House of Leaves
For October, I am sharing one the creepiest books I've ever read. House of Leaves, by Mark Z. Danielewski, is a complicated and fascinating novel that took ten years to write. It has a story within a story narrative, analyzing a documentary about a house where doors appear where they should not, leading to dark hallways that sometimes go nowhere and other times open to an infinite maze of corridors with an unknown destructive force inside.
The text is set in different fonts so the reader can distinguish two stories. The main text of the book is supposedly written by an old blind man, Zampano, and reads much like a critical essay looking at the film through feminist, Freudian, Jungian lenses. A multitude of fictional texts are cited - periodicals and books about the film appear in a constant stream of entertaining footnotes. Writing footnotes to these footnotes is the second narrative by Johnny Truant, a junkie tattoo parlor employee who has inherited Zampano's papers after the old man was found dead among massive claw marks on the floor of his home. The reader can only wonder how he died, or how a blind man could have written anything about a film he could never have seen. Lastly, third-party contributors to the narrative are the "editors" of the final collected accounts of both narrators, who make their own footnotes on top of all this.
The film Zampano describes is The Navidson Record, the personal project of a famous photojournalist who's been haunted by thoughts of a dying girl he photographed in a war zone. Will Navidson has moved out of the city to a small house with his partner Karen Green and their two children in an effort to heal a crumbling relationship, and he sets about documenting their transition with cameras set up around the house. The family settles in, and as we learn about the nuanced tensions of the couple's relationship a discovery is made - the house measures a quarter inch larger on the inside than the outside. As the family tries to process this uncanny fact, a doorway appears that wasn't there before and within is the five and a half minute hallway.
The temperature is freezing inside the dark hallway, and Navidson is tormented by his the desire to explore its depths. Karen is debilitated by claustrophobia and begs him not to enter. At one point the children get lost deep in the unknown depths of the house, forcing Navidson to enter. After a small expedition of men become lost inside, Navidson himself plunges in to find them and explores how deep the otherworldly space goes. The text becomes experimental: spare on some pages, overlapping and rotated on others. The deeper Navidson goes into the abyss of the house, the more chaotic and poetic the layouts and text become.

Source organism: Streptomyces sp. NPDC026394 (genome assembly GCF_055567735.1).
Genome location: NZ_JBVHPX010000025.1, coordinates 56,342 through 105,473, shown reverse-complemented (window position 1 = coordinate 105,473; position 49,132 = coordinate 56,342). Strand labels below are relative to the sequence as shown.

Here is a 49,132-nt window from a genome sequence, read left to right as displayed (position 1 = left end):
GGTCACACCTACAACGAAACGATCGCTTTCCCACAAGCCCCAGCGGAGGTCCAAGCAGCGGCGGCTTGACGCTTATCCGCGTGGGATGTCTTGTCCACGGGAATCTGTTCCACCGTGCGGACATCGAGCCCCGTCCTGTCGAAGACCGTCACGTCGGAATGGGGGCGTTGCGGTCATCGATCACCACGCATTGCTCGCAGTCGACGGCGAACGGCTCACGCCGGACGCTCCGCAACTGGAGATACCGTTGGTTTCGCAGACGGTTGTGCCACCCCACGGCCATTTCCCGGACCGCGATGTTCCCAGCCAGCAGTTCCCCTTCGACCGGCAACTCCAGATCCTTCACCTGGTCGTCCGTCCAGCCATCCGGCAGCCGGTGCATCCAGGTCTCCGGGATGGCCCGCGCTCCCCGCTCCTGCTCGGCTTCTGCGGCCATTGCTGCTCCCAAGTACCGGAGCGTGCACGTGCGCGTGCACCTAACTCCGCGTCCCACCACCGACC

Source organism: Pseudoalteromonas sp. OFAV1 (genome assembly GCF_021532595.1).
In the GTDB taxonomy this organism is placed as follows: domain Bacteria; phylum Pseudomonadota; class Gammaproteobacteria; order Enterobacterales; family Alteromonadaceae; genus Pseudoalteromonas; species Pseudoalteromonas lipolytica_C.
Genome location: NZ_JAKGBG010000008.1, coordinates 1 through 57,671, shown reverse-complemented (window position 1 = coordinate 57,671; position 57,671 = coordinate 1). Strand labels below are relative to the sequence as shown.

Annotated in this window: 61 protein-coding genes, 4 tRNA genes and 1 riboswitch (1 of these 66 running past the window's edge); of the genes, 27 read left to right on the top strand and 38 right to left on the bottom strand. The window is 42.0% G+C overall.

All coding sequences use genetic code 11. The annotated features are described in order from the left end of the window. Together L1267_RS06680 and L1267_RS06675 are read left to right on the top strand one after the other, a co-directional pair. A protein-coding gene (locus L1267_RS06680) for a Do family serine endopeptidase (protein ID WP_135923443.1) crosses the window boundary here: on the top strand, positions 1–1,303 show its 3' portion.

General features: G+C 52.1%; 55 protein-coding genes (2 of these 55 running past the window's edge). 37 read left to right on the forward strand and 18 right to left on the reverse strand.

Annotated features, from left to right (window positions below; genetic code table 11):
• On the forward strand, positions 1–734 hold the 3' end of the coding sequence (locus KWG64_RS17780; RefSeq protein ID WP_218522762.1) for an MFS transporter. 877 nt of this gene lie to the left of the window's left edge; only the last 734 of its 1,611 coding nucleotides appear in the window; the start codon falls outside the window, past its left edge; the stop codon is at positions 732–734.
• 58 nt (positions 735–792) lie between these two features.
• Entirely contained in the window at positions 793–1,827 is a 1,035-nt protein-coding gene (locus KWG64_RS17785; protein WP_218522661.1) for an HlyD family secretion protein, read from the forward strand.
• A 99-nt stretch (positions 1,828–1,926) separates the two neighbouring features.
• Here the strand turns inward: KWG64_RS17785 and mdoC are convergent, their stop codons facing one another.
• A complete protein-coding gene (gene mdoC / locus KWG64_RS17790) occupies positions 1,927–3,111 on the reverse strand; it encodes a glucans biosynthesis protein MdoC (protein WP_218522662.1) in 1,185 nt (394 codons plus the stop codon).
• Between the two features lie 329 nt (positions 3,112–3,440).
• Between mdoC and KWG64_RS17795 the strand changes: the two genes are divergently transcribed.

I found this deliciously intriguing, and enjoyed running with my own imagination in this section. The more mystery the story built and maintained, the more invested I became, where usually interest wanes as plots become clearer and explanations surface. The deep darkness of the house drives its explorers to high anxiety - clothes deteriorate and the heavy silent pressure within seems to pull apart their bodies and minds. The narrative becomes meandering and disorienting, but in a wonderfully creepy way. You are in the dark maze with them, totally unsure of where to go, but on.
The reader has to decide if Zampano or Johnny are real or not. Did one invent the other? Who and what do you believe? At the end of the main narrative, we are presented with a series of letters to Johnny from his institutionalized mother. Within the narrative we are caused to question, Navidson is fiercely scrutinized and his documentary is considered to be a hoax, a fabrication that no one can prove either way. All the not-knowing is what makes this such a powerful read. I lost interest in Johnny's narrative the deeper I got into the main story, and only referenced it from time to time, but I think the beauty of this book is that it's a bit of a choose-your-own-adventure in a way. You can choose what to focus on, what to come back to, and in what order you want to read it in and have several different experiences with it.
House of Leaves was published in 2000, but I was passed a copy from a friend around 2008. Midway into the text some things seemed eerily familiar, and I suddenly was struck by a passage I knew I'd heard read aloud. Sure enough, it was a full passage of text from the song "Hey Pretty" from Poe's album Haunted, which I had bought and listened to heavily eight years prior.
Investigation revealed that Poe (Anne Decatur Danielewski) is Danielewski's sister, and the album was released at the same time as the book and contains many direct connections. One song is titled "5 & 1/2 Minute Hallway", there's another titled "Exploration B", a reference to Navidson's first recorded document of the inner abyss titled Exploration A. "Dear Johnny" is likely Johnny Truant, and "Hey Pretty" has a full account directly read from the text of the book by Danielewski himself over her arrangements. Poe's album deals more with the real death of the Danielewski sibling's father, and does not completely revolve around the House of Leaves novel, but is an unexpected surprise, and adds even more layers of intrigue to the mystery.